The fibre should be embedded in the matrix for a and powder from recycled concrete showed that
minimum length for effective strengthening and excellent performances were generally obtained,
stiffening of the composite material. The fibres for particularly for the self-compacting concretes prepared
which length is greater than lc are called continuous (l > with steel fibres and powder from recycled concrete[5].
15 lc). Discontinuous fibres have shorter lengths than 15
Self-compacting fibre reinforced concrete (SCFRC)
lc. If the length of the fibre is less than lc, the matrix
combines the benefits of SCC in the fresh state and
deforms around the fibre such that there is no stress
shows an improved performance in the hardened state
transference and little reinforcement by the fibre. For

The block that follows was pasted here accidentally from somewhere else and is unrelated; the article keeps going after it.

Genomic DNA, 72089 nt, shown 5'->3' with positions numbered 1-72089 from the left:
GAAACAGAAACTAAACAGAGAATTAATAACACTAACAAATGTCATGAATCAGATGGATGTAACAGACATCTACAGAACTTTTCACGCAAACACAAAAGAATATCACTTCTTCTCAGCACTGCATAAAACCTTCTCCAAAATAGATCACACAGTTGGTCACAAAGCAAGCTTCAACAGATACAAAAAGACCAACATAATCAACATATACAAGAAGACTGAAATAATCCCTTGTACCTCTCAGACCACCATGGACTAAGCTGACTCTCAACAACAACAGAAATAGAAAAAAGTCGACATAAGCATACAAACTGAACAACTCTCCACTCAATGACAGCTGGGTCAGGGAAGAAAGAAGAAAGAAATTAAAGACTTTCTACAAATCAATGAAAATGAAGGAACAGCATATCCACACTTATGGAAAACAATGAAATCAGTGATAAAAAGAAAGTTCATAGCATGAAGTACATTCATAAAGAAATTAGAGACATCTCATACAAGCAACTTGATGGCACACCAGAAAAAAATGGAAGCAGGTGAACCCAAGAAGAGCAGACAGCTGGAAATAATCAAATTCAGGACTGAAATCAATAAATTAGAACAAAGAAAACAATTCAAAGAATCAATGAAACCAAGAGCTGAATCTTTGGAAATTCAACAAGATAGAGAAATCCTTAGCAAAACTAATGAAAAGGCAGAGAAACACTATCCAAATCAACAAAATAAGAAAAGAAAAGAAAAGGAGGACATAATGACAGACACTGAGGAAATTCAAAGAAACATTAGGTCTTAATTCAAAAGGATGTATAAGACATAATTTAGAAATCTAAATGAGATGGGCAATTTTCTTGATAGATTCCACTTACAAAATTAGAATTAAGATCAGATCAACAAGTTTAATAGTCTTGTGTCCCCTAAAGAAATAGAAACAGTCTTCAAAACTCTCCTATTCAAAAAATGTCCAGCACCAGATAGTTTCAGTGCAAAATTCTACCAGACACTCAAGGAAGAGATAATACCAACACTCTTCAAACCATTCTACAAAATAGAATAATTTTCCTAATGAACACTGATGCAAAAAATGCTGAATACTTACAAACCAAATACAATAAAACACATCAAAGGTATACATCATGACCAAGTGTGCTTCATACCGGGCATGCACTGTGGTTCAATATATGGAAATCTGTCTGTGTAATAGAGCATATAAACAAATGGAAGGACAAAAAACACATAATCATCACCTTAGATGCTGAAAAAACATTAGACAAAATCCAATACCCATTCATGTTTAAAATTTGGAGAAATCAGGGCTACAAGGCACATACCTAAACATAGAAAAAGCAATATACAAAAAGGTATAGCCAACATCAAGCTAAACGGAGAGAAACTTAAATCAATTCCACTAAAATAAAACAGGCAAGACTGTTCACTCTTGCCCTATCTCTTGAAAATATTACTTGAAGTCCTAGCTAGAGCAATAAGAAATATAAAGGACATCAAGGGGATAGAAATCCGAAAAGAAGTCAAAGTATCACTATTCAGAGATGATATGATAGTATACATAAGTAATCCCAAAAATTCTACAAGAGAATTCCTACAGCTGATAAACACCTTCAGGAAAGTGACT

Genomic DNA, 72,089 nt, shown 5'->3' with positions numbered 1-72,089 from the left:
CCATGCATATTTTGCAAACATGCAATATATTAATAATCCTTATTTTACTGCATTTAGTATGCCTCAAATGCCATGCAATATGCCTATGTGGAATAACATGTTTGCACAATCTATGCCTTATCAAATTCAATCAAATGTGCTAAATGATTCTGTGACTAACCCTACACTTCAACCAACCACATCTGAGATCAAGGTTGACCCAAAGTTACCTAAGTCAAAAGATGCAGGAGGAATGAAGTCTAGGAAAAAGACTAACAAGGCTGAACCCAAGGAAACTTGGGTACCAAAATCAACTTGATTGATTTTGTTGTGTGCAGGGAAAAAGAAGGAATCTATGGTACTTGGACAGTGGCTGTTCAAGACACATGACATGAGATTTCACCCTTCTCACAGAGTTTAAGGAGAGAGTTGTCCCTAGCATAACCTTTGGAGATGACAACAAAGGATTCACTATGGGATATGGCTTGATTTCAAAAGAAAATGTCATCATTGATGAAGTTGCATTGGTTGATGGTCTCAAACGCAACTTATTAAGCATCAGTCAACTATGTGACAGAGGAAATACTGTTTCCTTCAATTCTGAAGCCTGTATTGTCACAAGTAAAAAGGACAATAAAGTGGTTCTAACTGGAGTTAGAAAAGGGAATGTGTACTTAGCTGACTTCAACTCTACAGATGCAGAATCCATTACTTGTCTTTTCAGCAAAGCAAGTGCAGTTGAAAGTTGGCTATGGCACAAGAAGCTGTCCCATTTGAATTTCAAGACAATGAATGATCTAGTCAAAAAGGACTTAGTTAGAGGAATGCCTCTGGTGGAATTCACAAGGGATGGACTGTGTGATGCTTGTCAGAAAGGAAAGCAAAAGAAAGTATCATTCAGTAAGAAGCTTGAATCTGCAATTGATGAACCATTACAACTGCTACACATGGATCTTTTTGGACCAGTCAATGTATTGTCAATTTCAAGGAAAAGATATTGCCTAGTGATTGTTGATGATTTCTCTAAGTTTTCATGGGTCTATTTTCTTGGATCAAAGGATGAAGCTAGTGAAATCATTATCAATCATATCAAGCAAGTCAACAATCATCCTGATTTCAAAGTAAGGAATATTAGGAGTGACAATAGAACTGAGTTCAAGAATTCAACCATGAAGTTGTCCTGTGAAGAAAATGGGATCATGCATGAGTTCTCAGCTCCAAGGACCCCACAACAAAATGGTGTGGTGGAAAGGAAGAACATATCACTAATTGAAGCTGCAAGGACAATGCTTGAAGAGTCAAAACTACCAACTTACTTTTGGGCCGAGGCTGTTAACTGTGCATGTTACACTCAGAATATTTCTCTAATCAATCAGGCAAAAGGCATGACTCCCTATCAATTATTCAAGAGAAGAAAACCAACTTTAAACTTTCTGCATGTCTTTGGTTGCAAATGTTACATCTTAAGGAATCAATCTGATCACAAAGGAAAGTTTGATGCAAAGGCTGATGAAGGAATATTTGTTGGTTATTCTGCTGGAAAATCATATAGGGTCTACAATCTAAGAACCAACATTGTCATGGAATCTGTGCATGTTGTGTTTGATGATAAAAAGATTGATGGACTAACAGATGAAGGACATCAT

compared with conventional concrete due to the
good effectiveness, the fibre should have sufficient
addition of the fibres, the effect of their orientation and
length to ensure that failure occurs by complete pull-out
the distribution of the fibres [6]. Two different types of
of the fibre from the matrix before the rupture of the
steel fibres were used, in combination, and the effects of
fibre due to tensile forces. A number of types of fibres
fibre inclusion on the workability of hybrid fibre
have been used to reinforce cement concrete. Carbon
reinforced self-compacting concrete (HFR-SCC) is
fibres possess the highest strength and stiffness amongst
studied. The effects of fibres are quantified based on the
all fibres. However, the strain at failure for carbon fibres
fiber volume, length, and aspect ratios of the fibers [10].
is very small. In other words, carbon fibres are
extremely brittle. On the other hand, polymeric fibres The hybrid steel fibres used in combination, with high-
(especially polyester and polyethylene), which possess volume coarse fly ash indicated that it can be used with